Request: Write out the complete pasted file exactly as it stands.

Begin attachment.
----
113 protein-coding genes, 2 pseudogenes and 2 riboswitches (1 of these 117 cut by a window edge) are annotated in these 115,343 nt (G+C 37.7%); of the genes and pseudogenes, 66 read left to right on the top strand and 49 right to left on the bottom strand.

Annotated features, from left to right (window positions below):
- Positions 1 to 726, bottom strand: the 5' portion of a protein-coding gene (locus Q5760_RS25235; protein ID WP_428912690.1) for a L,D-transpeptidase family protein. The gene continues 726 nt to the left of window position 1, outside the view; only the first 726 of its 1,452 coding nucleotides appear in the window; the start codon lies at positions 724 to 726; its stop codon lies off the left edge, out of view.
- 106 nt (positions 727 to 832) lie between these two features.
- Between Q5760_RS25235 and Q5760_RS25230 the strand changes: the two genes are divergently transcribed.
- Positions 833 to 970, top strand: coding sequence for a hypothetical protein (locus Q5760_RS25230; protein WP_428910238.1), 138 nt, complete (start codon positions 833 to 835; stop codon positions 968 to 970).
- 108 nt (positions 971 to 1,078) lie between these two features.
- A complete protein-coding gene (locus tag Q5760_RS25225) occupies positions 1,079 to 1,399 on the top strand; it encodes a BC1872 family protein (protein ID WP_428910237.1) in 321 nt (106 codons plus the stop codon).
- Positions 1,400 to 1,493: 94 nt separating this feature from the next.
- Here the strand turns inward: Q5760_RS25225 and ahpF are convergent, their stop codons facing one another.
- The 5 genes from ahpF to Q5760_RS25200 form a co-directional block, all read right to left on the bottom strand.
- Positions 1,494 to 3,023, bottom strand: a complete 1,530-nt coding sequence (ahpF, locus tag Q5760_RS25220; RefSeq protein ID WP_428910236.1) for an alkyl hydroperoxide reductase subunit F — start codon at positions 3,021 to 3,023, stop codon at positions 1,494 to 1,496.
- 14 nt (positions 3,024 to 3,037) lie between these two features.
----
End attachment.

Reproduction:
113 protein-coding genes, 2 pseudogenes and 2 riboswitches (1 of these 117 cut by a window edge) are annotated in these 115,343 nt (G+C 37.7%); of the genes and pseudogenes, 66 read left to right on the top strand and 49 right to left on the bottom strand.

Annotated features, from left to right (window positions below):
- Positions 1 to 726, bottom strand: the 5' portion of a protein-coding gene (locus Q5760_RS25235; protein ID WP_428912690.1) for a L,D-transpeptidase family protein. The gene continues 726 nt to the left of window position 1, outside the view; only the first 726 of its 1,452 coding nucleotides appear in the window; the start codon lies at positions 724 to 726; its stop codon lies off the left edge, out of view.
- 106 nt (positions 727 to 832) lie between these two features.
- Between Q5760_RS25235 and Q5760_RS25230 the strand changes: the two genes are divergently transcribed.
- Positions 833 to 970, top strand: coding sequence for a hypothetical protein (locus Q5760_RS25230; protein WP_428910238.1), 138 nt, complete (start codon positions 833 to 835; stop codon positions 968 to 970).
- 108 nt (positions 971 to 1,078) lie between these two features.
- A complete protein-coding gene (locus tag Q5760_RS25225) occupies positions 1,079 to 1,399 on the top strand; it encodes a BC1872 family protein (protein ID WP_428910237.1) in 321 nt (106 codons plus the stop codon).
- Positions 1,400 to 1,493: 94 nt separating this feature from the next.
- Here the strand turns inward: Q5760_RS25225 and ahpF are convergent, their stop codons facing one another.
- The 5 genes from ahpF to Q5760_RS25200 form a co-directional block, all read right to left on the bottom strand.
- Positions 1,494 to 3,023, bottom strand: a complete 1,530-nt coding sequence (ahpF, locus tag Q5760_RS25220; RefSeq protein ID WP_428910236.1) for an alkyl hydroperoxide reductase subunit F — start codon at positions 3,021 to 3,023, stop codon at positions 1,494 to 1,496.
- 14 nt (positions 3,024 to 3,037) lie between these two features.